The message might be about your products, your services, your quality, your customer support, convenience, special pricing, selection, or whatever you feel your potential customers might need to know about you and your company.
Typically this function of a business is called Marketing.
Unless you are a sole practitioner (which really isn’t a business... it’s a job), you will want to hire employees to do some work. The idea behind having employees is that they can produce more revenues than they cost creating a profit for the company.
In order for this to happen, the right employees need to be hired. They need to be trained and be put in a position to succeed. Once they are creating profits for the company they have become very valuable so care needs to be taken to ensure that they stay with the company.
Typically this function of a business is called Human Resources (HR).
Shareholders / Bankers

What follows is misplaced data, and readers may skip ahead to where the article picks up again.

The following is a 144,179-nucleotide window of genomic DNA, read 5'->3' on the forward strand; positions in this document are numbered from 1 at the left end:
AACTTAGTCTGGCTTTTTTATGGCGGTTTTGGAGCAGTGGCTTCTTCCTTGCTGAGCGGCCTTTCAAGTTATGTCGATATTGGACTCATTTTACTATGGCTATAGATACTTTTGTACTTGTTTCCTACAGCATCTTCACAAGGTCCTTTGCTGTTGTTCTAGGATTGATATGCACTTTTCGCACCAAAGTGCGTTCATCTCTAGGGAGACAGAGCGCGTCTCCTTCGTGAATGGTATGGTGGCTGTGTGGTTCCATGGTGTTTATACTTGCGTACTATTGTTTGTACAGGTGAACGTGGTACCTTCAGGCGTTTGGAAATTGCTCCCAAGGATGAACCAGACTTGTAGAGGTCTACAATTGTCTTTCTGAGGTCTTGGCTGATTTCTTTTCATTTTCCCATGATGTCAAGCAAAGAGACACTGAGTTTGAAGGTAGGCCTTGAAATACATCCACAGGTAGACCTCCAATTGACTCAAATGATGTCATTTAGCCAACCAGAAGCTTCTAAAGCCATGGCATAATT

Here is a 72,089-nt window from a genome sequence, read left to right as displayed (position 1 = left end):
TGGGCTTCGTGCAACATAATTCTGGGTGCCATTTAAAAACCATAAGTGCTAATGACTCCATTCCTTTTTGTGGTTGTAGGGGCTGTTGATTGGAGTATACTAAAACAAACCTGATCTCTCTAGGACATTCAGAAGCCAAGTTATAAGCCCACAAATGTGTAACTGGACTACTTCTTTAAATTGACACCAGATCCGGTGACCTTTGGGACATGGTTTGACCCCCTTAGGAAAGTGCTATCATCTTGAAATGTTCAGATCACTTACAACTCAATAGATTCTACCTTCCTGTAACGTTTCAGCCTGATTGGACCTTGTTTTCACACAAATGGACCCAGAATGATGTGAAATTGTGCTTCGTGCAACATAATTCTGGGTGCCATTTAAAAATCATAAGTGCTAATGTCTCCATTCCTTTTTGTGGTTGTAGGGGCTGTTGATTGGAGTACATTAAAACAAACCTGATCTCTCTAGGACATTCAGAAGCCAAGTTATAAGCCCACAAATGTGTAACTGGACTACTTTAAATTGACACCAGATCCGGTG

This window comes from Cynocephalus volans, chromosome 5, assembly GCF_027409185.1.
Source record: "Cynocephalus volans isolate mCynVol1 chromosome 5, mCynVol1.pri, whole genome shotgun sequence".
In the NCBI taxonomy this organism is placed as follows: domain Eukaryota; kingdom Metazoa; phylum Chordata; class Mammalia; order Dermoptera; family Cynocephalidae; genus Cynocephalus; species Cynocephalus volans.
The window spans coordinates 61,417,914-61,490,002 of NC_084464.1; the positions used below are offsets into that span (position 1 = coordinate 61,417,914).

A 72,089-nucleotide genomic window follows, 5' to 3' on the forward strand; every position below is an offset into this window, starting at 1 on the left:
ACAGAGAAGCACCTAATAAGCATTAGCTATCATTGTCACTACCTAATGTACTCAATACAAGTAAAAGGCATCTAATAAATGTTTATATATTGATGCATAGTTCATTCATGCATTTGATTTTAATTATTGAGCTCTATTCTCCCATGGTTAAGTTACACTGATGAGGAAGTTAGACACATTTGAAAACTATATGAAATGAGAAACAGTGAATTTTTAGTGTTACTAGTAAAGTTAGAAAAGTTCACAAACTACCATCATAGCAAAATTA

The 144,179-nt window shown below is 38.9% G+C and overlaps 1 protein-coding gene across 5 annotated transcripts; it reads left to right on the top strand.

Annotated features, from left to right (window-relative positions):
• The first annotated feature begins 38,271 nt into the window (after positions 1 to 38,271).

Starting and operating a business takes capital (money).
The money to operate a business can only come from three sources: selling shares of the business to investors (shareholders), borrowing the money from a lender (bankers), or from profits of continuing operations.
A start-up business has no profits from continuing operations so it needs to rely on investment capital and borrowing. This investment can come from the company’s founders (you), friends and family members, or on occasion, venture or "angel" funding. This seed money will help to pay the expenses of the company until which time the company can earn a profit.